As ANC votes, South African poor feel party has passed them by
By Jon Herskovitz
BOTSHABELO, South Africa (Reuters) - A billboard of a smiling President Jacob Zuma reminds Botshabelo residents his ruling ANC will hold an important meeting down the road next week to shape the future of South Africa.
But behind the giant poster, people see little to smile about: sprawling shanties, dirt roads and rampant unemployment in the town of 200,000 speak volumes about the party's failings since it took over with the end of apartheid in 1994.
Zuma is poised to win a fresh term as leader of the African National Congress (ANC) at its electoral meeting that runs from Sunday to Thursday in the nearby city of Bloemfontein, putting him on a path to serve as the country's president through 2019.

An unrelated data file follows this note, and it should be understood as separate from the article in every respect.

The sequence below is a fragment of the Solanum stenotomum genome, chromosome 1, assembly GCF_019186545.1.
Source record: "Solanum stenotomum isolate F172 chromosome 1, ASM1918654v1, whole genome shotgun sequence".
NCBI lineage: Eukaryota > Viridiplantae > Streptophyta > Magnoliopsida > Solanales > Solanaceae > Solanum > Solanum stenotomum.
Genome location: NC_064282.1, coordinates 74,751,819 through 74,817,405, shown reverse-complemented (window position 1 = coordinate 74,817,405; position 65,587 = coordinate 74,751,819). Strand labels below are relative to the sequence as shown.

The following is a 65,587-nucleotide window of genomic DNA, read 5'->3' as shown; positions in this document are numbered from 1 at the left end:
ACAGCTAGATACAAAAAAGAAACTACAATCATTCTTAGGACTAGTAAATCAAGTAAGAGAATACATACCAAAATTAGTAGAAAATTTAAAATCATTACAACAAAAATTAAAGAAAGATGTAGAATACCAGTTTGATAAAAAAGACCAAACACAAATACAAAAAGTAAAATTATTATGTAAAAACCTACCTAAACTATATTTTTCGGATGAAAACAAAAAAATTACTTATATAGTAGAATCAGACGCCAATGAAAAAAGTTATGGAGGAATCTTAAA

That is a prospect that worries everybody from ratings agencies to Botshabelo residents, who say Zuma's government has not done enough to fix corruption, a broken education system and the unemployment that is dragging down Africa's biggest economy.
"We are sitting on a time bomb. ANC policies have taken us to the brink of disaster," said Khokhoma Motsi, 52, who heads the Botshabelo Unemployed Movement, which tries to find work for thousands of people in the city.
Botshabelo, which means "Place of Refuge", was set up as a dumping ground for displaced blacks by the apartheid government and remains a soul-less, unlovable place.
In some ways, the ANC has made great strides, connecting most residents in places like Botshabelo to the electric grid, providing running water and building hundreds of thousands of homes, the newest with toilets and solar panels.
"Our projects, our plans are geared towards creating an environment that enables the district to flourish," said Qondile Khedama, ANC spokesman for the Mangaung district where Botshabelo is located. Continued...